The CERT Guide to Insider Threats
by Dawn Cappelli, Andrew Moore and Randall Trzeciak
amazon.com USD 35.88,
Reviewed by Richard Austin May 23, 2013
This was a hard book to review - it is intended to be introductory and targeted at a non-technical reader, a decision which led to a glacial pace of presentation and frustratingly shallow detail in many areas. However, it also has the huge plus of being based on analysis of 700+ cases of insider abuse collected by CERT over a ten-year period. For that reason alone, I respectfully recommend it to your attention.
The term "insider threat" can have many meanings so the authors clearly set their scope as "a current or former employee, contractor or business partner who has or has had authorized access to an organization's network, system or data and intentionally exceeded or misused that access in a manner that negatively affected the confidentiality, integrity or availability of information or information systems" (p. xx). That definition earns the authors bonus credit for including both contractors and business partners.
Based on their analysis, the authors identify three profiles for
Theft of intellectual property
As security professionals, our goals for insider threats are to identify the factors that make the threat likely to occur (the authors call these "predispositions"), to recognize that the threat has been instantiated, and to mitigate the threat or its effects. The authors address those goals by abstracting the results of their analysis of insider threat into the MERIT model ("Management and Education of the Risk of Insider Threat"). MERIT is a system dynamics model and some readers may benefit from a more substantial introduction to the topic (e.g., Meadows, D. H. . Thinking in Systems: A Primer. Chelsea Green Publishing).
Each threat profile is described in its own chapter where the model for that threat is presented. For example, the authors found that cases involving theft of intellectual property (IP) fit two general patterns: "entitled independent" and "ambitious leader". The "entitled independent" is, for example, the engineer who feels a proprietary ownership in the new product she developed and feels "entitled" to take the design with her when her position is eliminated during an economic downturn. The "ambitious leader" recruits a group of insiders to pilfer intellectual property for a share in the financial reward. The MERIT model for these patterns portrays the factors and relationships that give rise to the threat and shows where organizational responses can be most effectively applied. For example, the desire to steal for an "entitled independent" arises from the interplay between their contribution to the IP and feelings of ownership and precipitating events such as dissatisfaction or a job offer from a competitor. There's obviously a tension here where even though the feeling of entitlement predisposes the engineer to potentially steal the product, the organization benefits from the engineer's substantial contributions to the product and feelings of ownership. The models recognize this tension by suggesting that organizations include recognition of precipitating events as triggers for defensive measures such as increased behavioral monitoring.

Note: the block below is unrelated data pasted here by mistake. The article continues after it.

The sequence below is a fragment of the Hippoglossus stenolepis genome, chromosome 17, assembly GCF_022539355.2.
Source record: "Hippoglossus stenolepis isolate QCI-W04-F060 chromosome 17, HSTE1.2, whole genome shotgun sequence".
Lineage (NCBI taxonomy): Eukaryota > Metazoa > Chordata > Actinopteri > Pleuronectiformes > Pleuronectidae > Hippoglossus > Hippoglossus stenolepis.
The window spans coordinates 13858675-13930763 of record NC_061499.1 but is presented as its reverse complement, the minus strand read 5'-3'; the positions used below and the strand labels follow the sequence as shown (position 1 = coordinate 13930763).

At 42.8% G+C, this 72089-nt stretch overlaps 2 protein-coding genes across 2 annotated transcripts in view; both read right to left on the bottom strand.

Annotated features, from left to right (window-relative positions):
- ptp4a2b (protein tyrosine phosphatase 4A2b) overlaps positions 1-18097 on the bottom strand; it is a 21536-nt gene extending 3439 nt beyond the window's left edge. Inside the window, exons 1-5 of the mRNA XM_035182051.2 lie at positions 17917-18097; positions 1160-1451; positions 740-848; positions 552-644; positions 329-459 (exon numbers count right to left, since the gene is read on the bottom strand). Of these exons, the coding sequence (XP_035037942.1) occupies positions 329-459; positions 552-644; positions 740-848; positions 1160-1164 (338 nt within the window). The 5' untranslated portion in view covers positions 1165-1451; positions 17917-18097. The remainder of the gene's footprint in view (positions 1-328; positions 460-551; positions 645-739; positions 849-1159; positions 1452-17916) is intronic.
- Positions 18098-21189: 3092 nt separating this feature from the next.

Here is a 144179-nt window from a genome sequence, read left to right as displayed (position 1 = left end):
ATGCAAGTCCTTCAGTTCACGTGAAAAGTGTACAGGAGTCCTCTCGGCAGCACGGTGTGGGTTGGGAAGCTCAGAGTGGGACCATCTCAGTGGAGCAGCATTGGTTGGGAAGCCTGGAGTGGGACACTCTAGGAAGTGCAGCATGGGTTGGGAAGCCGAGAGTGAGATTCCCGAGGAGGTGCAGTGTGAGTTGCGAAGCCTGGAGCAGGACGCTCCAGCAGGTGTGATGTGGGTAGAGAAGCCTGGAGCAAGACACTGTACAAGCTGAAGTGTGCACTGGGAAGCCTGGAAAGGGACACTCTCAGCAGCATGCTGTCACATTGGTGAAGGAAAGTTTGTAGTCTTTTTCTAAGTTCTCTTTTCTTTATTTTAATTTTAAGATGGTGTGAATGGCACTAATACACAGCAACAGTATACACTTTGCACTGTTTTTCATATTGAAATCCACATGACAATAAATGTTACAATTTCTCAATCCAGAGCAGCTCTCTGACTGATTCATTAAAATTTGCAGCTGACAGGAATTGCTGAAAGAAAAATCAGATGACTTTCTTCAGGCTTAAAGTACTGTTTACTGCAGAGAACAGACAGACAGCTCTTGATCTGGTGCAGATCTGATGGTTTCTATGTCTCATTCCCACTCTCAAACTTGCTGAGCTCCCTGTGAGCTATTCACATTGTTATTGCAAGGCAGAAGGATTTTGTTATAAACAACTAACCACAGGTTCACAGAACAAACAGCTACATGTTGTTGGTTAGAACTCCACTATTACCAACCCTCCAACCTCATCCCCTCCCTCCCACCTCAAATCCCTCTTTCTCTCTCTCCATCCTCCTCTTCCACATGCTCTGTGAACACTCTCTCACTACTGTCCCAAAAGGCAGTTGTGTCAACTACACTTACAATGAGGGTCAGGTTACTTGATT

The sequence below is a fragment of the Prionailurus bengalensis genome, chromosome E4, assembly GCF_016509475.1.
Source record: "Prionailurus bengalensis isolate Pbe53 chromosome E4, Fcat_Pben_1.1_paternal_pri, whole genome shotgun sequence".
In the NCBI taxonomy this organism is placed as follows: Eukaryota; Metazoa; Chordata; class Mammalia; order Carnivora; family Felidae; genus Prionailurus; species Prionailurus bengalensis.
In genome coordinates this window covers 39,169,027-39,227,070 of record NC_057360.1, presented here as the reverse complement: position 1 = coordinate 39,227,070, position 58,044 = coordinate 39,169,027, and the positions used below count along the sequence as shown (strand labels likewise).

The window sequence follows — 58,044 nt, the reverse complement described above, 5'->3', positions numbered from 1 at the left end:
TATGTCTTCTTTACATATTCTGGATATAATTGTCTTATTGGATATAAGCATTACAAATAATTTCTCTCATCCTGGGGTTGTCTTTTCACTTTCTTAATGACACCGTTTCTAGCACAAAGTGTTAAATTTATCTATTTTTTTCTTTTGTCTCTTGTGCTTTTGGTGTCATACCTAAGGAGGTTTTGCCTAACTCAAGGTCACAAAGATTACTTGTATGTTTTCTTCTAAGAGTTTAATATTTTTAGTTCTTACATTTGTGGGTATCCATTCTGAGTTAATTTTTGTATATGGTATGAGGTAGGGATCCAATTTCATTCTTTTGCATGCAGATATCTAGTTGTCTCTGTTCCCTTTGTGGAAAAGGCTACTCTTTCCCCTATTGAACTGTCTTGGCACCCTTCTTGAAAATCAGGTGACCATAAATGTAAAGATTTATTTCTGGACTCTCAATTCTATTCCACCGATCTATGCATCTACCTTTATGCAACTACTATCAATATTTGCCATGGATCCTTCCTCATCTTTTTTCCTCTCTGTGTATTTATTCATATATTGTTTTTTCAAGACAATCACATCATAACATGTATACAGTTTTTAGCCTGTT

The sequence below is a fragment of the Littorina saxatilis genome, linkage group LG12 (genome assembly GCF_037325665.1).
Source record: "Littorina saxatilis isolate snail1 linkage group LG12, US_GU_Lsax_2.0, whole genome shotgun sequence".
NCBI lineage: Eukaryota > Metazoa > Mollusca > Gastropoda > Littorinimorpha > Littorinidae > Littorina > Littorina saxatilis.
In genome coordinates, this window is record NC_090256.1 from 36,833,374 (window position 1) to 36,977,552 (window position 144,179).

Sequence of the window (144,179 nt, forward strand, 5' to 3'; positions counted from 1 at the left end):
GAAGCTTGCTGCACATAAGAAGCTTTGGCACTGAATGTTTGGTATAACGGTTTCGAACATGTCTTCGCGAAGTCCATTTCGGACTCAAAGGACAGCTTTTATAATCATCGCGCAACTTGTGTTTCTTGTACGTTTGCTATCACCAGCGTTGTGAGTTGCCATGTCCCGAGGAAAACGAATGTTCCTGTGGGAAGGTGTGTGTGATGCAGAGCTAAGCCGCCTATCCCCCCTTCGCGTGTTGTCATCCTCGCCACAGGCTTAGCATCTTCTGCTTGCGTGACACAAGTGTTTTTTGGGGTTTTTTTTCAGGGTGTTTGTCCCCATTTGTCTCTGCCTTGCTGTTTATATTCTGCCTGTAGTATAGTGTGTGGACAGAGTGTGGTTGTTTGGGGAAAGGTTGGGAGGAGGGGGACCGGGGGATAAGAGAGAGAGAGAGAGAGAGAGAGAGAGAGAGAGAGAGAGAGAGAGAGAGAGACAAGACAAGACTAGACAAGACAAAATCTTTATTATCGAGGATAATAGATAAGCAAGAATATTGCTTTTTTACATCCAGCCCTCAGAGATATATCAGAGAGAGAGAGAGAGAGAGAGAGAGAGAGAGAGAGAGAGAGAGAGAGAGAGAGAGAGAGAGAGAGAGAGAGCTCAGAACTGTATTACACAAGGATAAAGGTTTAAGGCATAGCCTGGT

After working through the threat models, the authors turn their attention to detection and prevention. Chapter 6 reviews 16 best practices (ranging from consistently enforcing policies to effective monitoring). The best practices are each presented in a "how to" followed by a "what happens if you don't" case study. The list of best practices contains no surprises but a reexamination of "the usual suspects" from an insider-threat perspective is useful.
Chapter 7, "Technical Insider Threat Controls", provides managerially-focused readers with a brief introduction to how intrusion detection systmes (IDS), network flow data, security information and event management (SIEM), etc., can be effectively used in detecting instantiation of insider threats.
For technical professionals, the takeaways from this book revolve around the MERIT model and its way of looking at insider threats. The authors provide footnote references to the papers that back up the book chapters, and much of the lamented missing details are found in those papers. For managerial professionals, this is an excellent introductory book for understanding the scope of the insider threat and what organizations can do to predict, recognize and mitigate the threat.